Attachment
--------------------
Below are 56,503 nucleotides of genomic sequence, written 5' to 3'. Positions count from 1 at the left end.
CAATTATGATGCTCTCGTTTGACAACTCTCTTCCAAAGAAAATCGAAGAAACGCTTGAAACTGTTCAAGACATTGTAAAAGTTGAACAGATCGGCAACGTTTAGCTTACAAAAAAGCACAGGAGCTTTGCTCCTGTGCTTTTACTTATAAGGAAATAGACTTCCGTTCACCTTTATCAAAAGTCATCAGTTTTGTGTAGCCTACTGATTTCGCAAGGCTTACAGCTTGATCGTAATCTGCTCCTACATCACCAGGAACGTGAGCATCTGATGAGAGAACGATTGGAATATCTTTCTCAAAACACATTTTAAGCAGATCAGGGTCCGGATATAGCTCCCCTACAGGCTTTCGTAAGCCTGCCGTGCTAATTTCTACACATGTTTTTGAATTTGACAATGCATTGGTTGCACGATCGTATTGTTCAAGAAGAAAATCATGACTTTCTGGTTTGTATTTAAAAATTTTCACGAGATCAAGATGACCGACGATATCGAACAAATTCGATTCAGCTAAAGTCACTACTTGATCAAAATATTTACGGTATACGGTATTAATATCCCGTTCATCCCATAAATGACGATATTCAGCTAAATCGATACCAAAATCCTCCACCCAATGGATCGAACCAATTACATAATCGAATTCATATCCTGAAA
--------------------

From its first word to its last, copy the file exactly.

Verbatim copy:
Below are 56,503 nucleotides of genomic sequence, written 5' to 3'. Positions count from 1 at the left end.
CAATTATGATGCTCTCGTTTGACAACTCTCTTCCAAAGAAAATCGAAGAAACGCTTGAAACTGTTCAAGACATTGTAAAAGTTGAACAGATCGGCAACGTTTAGCTTACAAAAAAGCACAGGAGCTTTGCTCCTGTGCTTTTACTTATAAGGAAATAGACTTCCGTTCACCTTTATCAAAAGTCATCAGTTTTGTGTAGCCTACTGATTTCGCAAGGCTTACAGCTTGATCGTAATCTGCTCCTACATCACCAGGAACGTGAGCATCTGATGAGAGAACGATTGGAATATCTTTCTCAAAACACATTTTAAGCAGATCAGGGTCCGGATATAGCTCCCCTACAGGCTTTCGTAAGCCTGCCGTGCTAATTTCTACACATGTTTTTGAATTTGACAATGCATTGGTTGCACGATCGTATTGTTCAAGAAGAAAATCATGACTTTCTGGTTTGTATTTAAAAATTTTCACGAGATCAAGATGACCGACGATATCGAACAAATTCGATTCAGCTAAAGTCACTACTTGATCAAAATATTTACGGTATACGGTATTAATATCCCGTTCATCCCATAAATGACGATATTCAGCTAAATCGATACCAAAATCCTCCACCCAATGGATCGAACCAATTACATAATCGAATTCATATCCTGAAA